SEATTLE — The Centers for Disease Control and Prevention (CDC) and the World Health Organization are imploring everybody to get the COVID-19 vaccine when it’s their turn. But are the vaccines safe for women who are pregnant, trying to get pregnant, or breastfeeding?
To verify, we looked at the actual Moderna and Pfizer COVID-19 vaccine studies and checked with the CDC. We also consulted with Dr. Lorna Marshall, a reproductive endocrinologist and Medical Director of Pacific Northwest Fertility.
But the answer is complicated.
“During all the trials for vaccines, they didn't include pregnant women during any of the [Moderna and Pfizer] trials,” Dr. Marshall explained to KING 5.
Since there is no reliable, scientific data, the CDC isn’t officially recommending women who are pregnant, trying to get pregnant, or breastfeeding to receive the COVID-19 vaccine.
However, the CDC has studied pregnant women who contracted the coronavirus and found they were almost three times as likely as non-pregnant women to have serious complications, including death.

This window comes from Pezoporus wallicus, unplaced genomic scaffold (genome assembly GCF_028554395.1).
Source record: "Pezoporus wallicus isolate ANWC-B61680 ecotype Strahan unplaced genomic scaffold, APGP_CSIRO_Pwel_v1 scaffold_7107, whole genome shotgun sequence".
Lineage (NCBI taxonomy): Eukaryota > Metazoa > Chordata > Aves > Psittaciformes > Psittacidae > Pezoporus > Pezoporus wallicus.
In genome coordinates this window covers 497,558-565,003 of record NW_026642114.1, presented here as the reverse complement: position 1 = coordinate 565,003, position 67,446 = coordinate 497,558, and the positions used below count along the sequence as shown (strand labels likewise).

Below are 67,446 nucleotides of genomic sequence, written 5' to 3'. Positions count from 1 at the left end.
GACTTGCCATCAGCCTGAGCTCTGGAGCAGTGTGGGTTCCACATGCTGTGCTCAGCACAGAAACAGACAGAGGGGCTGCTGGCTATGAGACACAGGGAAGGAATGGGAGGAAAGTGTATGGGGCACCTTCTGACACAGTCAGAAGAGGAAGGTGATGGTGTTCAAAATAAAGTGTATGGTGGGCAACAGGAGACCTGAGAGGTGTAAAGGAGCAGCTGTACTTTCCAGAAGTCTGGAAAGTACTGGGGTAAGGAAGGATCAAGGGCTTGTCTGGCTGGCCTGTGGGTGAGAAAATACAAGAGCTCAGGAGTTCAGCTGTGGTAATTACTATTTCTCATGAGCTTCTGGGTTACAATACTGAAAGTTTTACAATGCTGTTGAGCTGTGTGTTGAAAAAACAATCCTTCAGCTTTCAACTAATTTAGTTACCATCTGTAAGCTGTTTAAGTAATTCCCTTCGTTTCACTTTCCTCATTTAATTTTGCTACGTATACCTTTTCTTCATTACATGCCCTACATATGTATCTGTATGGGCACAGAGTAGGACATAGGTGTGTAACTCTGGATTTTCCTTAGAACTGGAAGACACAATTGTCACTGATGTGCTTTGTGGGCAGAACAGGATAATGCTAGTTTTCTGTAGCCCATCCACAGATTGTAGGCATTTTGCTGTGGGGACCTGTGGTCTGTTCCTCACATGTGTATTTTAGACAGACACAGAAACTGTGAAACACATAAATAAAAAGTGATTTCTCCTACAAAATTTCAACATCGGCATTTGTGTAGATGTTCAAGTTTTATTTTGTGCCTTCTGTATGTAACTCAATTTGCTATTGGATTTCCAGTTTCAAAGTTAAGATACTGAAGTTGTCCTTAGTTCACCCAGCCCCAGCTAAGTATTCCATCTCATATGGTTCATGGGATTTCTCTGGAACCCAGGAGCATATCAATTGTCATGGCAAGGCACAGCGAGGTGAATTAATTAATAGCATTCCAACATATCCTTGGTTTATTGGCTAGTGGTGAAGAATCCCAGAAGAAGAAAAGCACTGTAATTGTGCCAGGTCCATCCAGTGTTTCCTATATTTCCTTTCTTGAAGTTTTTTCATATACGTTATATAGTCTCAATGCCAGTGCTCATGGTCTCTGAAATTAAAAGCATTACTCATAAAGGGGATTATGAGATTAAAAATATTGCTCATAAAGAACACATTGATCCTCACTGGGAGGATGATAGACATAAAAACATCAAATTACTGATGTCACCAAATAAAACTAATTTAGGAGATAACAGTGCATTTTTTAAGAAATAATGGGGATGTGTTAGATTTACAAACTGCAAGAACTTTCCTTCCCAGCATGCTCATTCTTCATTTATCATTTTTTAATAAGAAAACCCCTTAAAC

“During the trial for the Pfizer vaccine there were a number of women who did get pregnant, and they did not have miscarriages,” Dr. Marshall explained. “And so far, it doesn't look like there is any negative effect on their pregnancy. In the end, the benefits of taking the vaccine are greater than the risks.”
Dr. Marshall added that women who are breastfeeding or trying to get pregnant should feel safe getting vaccinated, stressing that all of her medical advice applies only for the Pfizer and Moderna vaccines, and not the Oxford vaccine or future vaccines that may get approved for emergency use.
While we cannot verify that there is no risk for pregnant women getting vaccinated for the coronavirus, we can verify that the benefits appear to be worth it.